The first major developments in sandboarding came around the same time that snowboarding was taking off in the 1970s, but only began to capture the center stage as one of the most exciting outdoor adventure sports within the past ten years. Since its growth in popularity, sand parks have popped up all across the globe and dune riders have gathered together to showcase their talents at tournaments and events in idyllic settings like Dubai, Australia, Namibia, Japan, Chile and the Western United States.
While sandboarding drew a great deal from predecessors such as surfing and snowboarding, it has also been presented with an array of challenges that other board sports have not endured. Riding on sand presents unique difficulties and it wasn’t until board-makers started using Formica and other smooth surfaces for the sandboard bases that riders could achieve high speeds and perform daring tricks.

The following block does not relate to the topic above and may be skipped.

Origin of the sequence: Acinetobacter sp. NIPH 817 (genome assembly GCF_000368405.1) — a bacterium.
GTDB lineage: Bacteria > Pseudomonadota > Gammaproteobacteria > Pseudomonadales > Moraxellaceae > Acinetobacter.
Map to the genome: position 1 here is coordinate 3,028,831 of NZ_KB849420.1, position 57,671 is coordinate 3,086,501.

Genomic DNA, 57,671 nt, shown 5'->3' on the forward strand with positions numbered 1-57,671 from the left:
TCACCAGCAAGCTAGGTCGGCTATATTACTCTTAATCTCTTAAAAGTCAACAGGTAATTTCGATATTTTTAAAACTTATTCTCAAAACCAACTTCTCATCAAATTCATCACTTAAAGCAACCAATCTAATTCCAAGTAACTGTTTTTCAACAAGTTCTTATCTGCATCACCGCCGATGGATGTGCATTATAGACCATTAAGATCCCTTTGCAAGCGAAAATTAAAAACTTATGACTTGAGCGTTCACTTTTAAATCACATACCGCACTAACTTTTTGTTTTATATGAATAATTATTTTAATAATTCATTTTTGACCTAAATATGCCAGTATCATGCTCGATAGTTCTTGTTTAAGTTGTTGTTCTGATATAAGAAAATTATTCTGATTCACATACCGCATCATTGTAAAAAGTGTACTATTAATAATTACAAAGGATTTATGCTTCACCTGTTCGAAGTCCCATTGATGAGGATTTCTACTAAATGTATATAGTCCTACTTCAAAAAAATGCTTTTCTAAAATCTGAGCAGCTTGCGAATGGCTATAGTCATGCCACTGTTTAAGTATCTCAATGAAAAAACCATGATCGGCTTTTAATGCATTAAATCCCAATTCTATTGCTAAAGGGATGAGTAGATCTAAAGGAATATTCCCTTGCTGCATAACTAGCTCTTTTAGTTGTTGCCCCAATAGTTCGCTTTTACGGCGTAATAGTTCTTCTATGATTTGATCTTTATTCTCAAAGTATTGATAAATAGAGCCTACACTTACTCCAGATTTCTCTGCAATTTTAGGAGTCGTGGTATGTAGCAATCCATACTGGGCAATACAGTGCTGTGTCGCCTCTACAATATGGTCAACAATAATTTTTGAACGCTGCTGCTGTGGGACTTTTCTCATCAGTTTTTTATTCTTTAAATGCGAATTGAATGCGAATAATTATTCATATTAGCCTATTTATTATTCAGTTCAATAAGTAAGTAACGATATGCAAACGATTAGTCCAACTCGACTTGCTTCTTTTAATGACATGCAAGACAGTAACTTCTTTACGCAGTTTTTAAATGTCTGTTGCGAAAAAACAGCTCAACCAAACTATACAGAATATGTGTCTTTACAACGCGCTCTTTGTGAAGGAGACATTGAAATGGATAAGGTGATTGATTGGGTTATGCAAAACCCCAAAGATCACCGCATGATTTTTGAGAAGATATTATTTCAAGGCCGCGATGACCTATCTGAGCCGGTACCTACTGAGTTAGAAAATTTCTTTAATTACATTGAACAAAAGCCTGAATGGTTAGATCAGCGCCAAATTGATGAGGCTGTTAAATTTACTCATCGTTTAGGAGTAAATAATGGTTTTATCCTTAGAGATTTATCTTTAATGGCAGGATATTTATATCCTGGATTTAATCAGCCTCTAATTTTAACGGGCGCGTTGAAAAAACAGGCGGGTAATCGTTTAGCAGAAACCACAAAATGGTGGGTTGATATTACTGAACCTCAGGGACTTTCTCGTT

This new technology, combined with the sport’s burgeoning popularity, spawned the emergence of sandboard manufacturing as well as the retail production of other sandboarding equipment. Nevertheless, many riders continue to make their own sandboards and seek new ways to fine-tune their board design to gain an edge against the ever-increasing field of competitors. Sandboards can vary in design, size, board material and base surface, and each is primarily determined by where and how a sandboarder rides.